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Justice to bench this Chief?

Huard not starting to get concerned

Damon Huard isn't surprised. Everyone else may be, but the Chiefs' upfront backup quarterback isn't.

When you have not completed a pass in six years and have gone 2,121 days without starting a game, doubts would be expected, and certainly there were plenty in Kansas City when Huard trotted onto the field at Arrowhead Stadium Sept. 10, as Trent Green lay on the ground with the sound of wind chimes tingling in his head.

Green, who had made 81 straight starts for the Chiefs, had just had his mind put on ice by Bengals pass rusher Robert Geathers. His body was still in the bright fall sun but his mind was in the dark. So were people trying to remember Huard.

Huard had last thrown a regular-season pass while still in the employ of the Patriots, three years earlier. No one caught it. It had been six years since he'd completed such a throw and seven since he'd started five games in relief of Dan Marino in 1999, and went 4-1. If anyone had paid attention back then, maybe they wouldn't have been so surprised by what was about to happen, but who pays attention to a guy who hasn't played in six years?

"Nobody who isn't related to you," the affable Huard said last week from Kansas City. "Directly [related]."

Second cousins would not be included, although Huard probably has heard from a lot more of them than he knew existed after a seven-week stretch in which he's gone 5-2 as the Chiefs' starter, completing 64.5 percent of his throws for 1,623 yards, 11 touchdowns, and only 1 interception. Those numbers have left him with a quarterback rating of 105.2, his team with a viable chance at the playoffs, and his future in limbo. Such is the fate of a career backup.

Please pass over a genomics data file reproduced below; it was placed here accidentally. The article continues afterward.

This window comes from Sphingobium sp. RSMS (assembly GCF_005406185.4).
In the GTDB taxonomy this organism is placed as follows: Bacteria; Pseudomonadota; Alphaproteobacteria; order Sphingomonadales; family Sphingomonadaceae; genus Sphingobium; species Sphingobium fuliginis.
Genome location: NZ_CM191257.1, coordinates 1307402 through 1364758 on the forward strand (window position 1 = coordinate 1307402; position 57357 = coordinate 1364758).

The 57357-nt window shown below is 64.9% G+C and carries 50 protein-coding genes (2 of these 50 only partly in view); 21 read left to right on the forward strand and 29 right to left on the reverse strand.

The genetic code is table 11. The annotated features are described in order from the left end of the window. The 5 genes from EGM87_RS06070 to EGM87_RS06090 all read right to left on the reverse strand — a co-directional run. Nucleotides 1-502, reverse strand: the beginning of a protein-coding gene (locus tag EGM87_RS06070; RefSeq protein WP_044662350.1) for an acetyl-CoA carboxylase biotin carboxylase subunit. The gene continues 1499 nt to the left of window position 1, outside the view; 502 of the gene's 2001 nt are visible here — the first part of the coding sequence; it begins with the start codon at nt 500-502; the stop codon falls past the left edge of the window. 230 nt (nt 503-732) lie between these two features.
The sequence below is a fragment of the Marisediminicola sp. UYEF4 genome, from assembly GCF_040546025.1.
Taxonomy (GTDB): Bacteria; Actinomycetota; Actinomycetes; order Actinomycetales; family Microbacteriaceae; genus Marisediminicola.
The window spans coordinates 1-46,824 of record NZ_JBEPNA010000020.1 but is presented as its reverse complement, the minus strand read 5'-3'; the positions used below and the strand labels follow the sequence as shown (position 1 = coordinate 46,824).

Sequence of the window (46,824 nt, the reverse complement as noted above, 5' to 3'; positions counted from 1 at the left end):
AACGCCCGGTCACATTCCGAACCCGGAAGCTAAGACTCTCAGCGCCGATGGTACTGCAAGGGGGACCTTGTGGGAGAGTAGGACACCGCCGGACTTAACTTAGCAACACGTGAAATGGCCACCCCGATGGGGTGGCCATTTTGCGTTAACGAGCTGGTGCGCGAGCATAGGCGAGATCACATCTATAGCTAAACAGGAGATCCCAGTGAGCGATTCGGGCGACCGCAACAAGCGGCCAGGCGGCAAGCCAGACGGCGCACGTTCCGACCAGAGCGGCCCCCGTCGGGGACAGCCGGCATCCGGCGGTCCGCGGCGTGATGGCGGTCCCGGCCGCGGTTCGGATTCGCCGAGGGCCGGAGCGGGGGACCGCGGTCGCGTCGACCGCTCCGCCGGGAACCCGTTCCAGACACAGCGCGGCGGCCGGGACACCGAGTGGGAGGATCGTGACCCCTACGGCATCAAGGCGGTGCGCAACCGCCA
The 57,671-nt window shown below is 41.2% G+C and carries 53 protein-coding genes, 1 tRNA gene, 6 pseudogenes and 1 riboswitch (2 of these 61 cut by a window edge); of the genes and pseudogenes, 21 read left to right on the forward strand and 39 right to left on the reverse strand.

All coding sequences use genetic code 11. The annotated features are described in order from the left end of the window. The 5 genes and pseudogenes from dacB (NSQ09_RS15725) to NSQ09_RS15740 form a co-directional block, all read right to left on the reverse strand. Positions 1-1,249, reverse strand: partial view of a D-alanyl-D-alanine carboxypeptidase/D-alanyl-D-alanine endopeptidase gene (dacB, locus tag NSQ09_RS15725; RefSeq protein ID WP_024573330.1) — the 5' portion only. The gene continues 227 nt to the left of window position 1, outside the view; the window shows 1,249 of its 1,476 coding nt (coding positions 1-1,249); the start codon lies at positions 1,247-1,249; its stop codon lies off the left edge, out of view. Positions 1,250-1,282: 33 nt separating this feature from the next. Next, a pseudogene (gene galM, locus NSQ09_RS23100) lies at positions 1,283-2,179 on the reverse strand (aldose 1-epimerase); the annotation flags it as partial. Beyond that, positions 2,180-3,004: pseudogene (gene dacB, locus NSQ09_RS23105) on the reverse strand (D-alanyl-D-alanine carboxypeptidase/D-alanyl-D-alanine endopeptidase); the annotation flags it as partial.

Though Huard has played like the man he once backed up, Tom Brady, he's expected to return to the sideline soon because Green is back practicing and will likely be ready to play next Sunday against Oakland. If the Chiefs win today, Huard would be 6-2 as the starter, but if that is not enough to keep him on the field he will return to the bench without bitterness.

"I'm not going to spend too much time thinking about it," Huard said. "I knew I could still play if I got an opportunity. I don't know that you ever really accept being a backup, but what I learned in New England is whatever your role is, accept it.

"I've talked with Tom, but our situations are not that similar. I'm kind of an older guy where he was young and a draft pick [when Drew Bledsoe went down to injury early in the 2001 season]. All I know is this week I'm the starting quarterback against the Miami Dolphins. I have no idea what happens after that. If [coach] Herm [Edwards] says I'm the backup, I'm the backup. If he calls my number, I'll play.

"I understand. This offseason I was a free agent and the only team that wanted me was Kansas City. I hadn't played in six years. That's why the Patriots didn't want me back. You're older. You're more expensive. They wonder, 'Can he still do it?' I understood, but I knew I hadn't played because I was behind good players. Wherever I've been the quarterback has been an iron man."

Regardless of all that pine time, when he was called upon, Huard answered. Loudly. For seven weeks he has played as well as any of his peers, and better than most. But most important, he hasn't let questions about when it may end steal his moment.